This doesn’t mean it’s a good idea to blow marijuana smoke in your cat’s face. Cats are tiny creatures and they can easily be overwhelmed by direct exposure to marijuana smoke. You could end up making your cat feel confused and sick.

Signs of Marijuana Toxicity in Cats

  • Stumbling around
  • Shaking or trembling
  • Paranoia/jumpiness
  • Glassy, dilated eyes
  • Vomiting
  • Coma
  • Seizure
  • Disorientation
  • Incontinence
  • Low body temperature

What should you do if your cat ingests marijuana?

Keep your cat in a safe space and monitor them. The effects will start to kick in after 30-90 minutes and there’s not much you can do to prevent it.

Marijuana is an anti-emetic, meaning that if your cat is poisoned by it, they’re unlikely to vomit it up. A potentially toxic drug and the inability to expel it is a bad combination. If you believe that your cat is having a serious reaction to marijuana, you may need to induce vomiting. For information on how to induce vomiting in cats, click here.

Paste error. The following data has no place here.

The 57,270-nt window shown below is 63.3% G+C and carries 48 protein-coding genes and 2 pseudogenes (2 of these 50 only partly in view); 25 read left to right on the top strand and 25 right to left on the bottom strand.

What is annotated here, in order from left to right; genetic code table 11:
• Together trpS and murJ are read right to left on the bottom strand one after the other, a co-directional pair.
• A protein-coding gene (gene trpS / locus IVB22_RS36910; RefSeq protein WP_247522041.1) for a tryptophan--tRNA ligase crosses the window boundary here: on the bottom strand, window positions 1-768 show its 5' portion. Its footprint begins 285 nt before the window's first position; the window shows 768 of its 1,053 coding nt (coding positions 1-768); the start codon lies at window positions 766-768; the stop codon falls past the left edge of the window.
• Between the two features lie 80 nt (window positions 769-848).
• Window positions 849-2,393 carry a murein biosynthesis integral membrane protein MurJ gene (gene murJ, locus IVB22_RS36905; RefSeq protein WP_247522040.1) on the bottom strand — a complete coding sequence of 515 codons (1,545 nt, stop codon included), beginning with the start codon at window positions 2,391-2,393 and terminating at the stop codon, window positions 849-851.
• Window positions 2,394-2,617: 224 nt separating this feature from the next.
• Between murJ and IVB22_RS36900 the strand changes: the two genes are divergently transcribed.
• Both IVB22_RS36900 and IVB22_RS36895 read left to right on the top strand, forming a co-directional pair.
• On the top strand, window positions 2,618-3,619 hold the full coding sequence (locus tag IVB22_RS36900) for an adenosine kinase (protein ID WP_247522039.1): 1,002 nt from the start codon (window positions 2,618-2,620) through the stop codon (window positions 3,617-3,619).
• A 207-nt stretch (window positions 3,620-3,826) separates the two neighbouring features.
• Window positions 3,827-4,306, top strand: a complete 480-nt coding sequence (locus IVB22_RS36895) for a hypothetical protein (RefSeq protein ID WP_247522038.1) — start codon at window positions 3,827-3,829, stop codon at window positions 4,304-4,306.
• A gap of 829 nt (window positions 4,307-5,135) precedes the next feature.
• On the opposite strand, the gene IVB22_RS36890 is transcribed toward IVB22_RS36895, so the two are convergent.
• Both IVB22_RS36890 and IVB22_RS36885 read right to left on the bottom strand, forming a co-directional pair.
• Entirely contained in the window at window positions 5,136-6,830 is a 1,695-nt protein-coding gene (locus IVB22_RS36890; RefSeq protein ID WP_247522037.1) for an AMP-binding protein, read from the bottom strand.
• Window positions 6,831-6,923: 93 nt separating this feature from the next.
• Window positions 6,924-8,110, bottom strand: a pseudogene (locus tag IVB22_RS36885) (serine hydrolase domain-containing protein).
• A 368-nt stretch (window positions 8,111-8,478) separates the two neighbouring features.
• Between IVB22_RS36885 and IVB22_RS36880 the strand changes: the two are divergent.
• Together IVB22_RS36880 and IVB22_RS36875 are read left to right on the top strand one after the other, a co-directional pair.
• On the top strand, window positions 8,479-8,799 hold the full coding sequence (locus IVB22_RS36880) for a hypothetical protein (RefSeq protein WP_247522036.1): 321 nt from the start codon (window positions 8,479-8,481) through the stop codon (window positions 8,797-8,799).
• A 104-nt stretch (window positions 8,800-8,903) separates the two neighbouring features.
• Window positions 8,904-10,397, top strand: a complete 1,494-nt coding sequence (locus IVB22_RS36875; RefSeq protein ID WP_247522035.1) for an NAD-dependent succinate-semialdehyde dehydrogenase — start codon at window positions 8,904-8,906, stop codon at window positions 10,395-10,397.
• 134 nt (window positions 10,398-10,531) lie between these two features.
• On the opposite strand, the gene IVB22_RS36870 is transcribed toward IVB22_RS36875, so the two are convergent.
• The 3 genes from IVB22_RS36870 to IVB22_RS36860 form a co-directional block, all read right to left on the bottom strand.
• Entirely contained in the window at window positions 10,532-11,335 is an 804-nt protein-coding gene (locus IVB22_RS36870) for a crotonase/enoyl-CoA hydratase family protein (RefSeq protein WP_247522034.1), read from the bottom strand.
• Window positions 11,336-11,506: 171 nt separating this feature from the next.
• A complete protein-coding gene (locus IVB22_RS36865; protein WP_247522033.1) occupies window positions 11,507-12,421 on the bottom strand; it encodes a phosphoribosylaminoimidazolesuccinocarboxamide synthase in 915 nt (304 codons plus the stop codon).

If your cat starts exhibiting symptoms, seriously consider bringing them to the vet. If the vet determines that the toxicity is severe, they may choose to pump your cat’s stomach to remove the toxins.

If you choose to keep your cat at home, provide a calming space and continue to closely monitor them. Remember that your cat may be disoriented and have poor motor control, so it’s a good idea to keep them in a safe space where they can’t hurt themselves accidentally.

THC will remain in your cat’s system for a while. 65-90% of it will have to leave your cat’s body via their feces, while the remaining percentage is eliminated through the kidneys.

But what about CBD supplements and medications for cats?

CBD supplements and medications appear to be completely safe for cats—in fact, they can be extremely beneficial. CBD is one of the many compounds found in cannabis or marijuana, and it’s the one with the most known therapeutic effects. This cannabinoid works with your cat’s endocannabinoid system—a network of receptors, hormones, and enzymes that regulates numerous processes in your cat’s body. Appropriate doses of CBD oil can soothe anxiety, reduce pain, stop seizures, and treat other conditions. 

If you want to take an in-depth look at medicinal cannabis and hemp for cats, click here.

We’ve written a 3,000-word-long guide to CBD for cats and its medicinal benefits. You should check it out!